It’s possible to sport the trappings of a profession without quite being one. My favorite examples are financial planners and realtors. There are credentials; they’re thoroughly bogus. There are codes of ethics, often roundly ignored with perfect impunity. There are conferences. Boy, are there ever. What there isn’t is a successful effort to kick out the amateurs. I could call myself a financial planner tomorrow, and not a thing would happen to me. I could turn myself into a Realtor™ in a matter of weeks. If I did, though, the so-called “profession” would do nothing to protect the value of my labor. Heard of some Realtors™ going hungry now that the housing bubble is popping? Of course you have. Real estate salesmen haven’t protected the borders of their so-called “profession.” It therefore isn’t one.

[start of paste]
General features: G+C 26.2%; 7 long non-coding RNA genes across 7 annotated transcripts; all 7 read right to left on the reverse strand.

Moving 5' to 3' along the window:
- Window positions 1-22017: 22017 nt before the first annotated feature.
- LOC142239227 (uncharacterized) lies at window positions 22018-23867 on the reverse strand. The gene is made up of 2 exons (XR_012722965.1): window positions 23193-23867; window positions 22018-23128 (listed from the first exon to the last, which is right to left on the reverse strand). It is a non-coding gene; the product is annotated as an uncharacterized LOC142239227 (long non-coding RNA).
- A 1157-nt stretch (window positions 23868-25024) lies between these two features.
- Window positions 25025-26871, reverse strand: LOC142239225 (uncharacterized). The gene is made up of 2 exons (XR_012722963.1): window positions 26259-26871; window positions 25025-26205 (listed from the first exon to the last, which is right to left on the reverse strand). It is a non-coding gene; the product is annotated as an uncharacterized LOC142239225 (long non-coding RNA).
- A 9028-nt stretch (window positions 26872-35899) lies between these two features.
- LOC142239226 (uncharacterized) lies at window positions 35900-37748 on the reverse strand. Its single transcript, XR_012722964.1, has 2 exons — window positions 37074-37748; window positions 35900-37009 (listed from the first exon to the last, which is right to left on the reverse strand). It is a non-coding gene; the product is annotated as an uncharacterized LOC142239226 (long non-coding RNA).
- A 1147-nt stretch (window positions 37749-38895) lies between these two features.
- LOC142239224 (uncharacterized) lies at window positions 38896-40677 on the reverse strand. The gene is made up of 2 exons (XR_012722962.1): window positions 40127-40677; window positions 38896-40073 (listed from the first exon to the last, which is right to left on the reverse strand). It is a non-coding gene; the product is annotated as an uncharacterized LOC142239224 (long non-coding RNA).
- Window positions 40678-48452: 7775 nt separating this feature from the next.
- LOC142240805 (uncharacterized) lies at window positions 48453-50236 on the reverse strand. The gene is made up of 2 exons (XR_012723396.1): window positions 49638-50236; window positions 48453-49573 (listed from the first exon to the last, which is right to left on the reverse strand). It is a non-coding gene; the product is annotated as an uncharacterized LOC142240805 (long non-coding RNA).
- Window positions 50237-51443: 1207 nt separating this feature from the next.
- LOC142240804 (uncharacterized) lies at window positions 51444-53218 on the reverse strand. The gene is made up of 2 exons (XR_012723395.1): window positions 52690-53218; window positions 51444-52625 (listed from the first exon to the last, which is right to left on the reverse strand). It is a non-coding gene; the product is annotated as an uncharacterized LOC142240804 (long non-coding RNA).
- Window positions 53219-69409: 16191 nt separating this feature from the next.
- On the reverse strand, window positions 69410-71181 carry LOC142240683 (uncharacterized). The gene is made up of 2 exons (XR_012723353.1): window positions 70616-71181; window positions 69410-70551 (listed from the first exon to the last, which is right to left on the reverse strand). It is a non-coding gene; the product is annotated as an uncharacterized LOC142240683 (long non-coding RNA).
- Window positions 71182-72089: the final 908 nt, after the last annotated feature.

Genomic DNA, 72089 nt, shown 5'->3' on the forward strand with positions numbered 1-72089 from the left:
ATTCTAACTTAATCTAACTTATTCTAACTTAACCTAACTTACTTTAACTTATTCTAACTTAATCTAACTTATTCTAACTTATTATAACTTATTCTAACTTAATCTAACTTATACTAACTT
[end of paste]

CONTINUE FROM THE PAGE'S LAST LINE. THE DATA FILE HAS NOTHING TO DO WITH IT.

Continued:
So how does librarianship stack up? Well, that’s interesting. I’ve been sitting in on another Greg Downey course this semester, one on library history. If you go back to the mid-1800s when this “profession” jazz was just getting started, you find out that the “professionals” were a bunch of overeducated white boys who basically wanted some extra social status (so that they would compare favorably with their brothers in law, medicine, and the clergy) and an opportunity to get together and drink them some fine, fine martinis now and then. Think I’m making this up? Go find out for yourself what the first few proto-ALA meetings accomplished; you’re a librarian. Besides, it’s pretty funny stuff.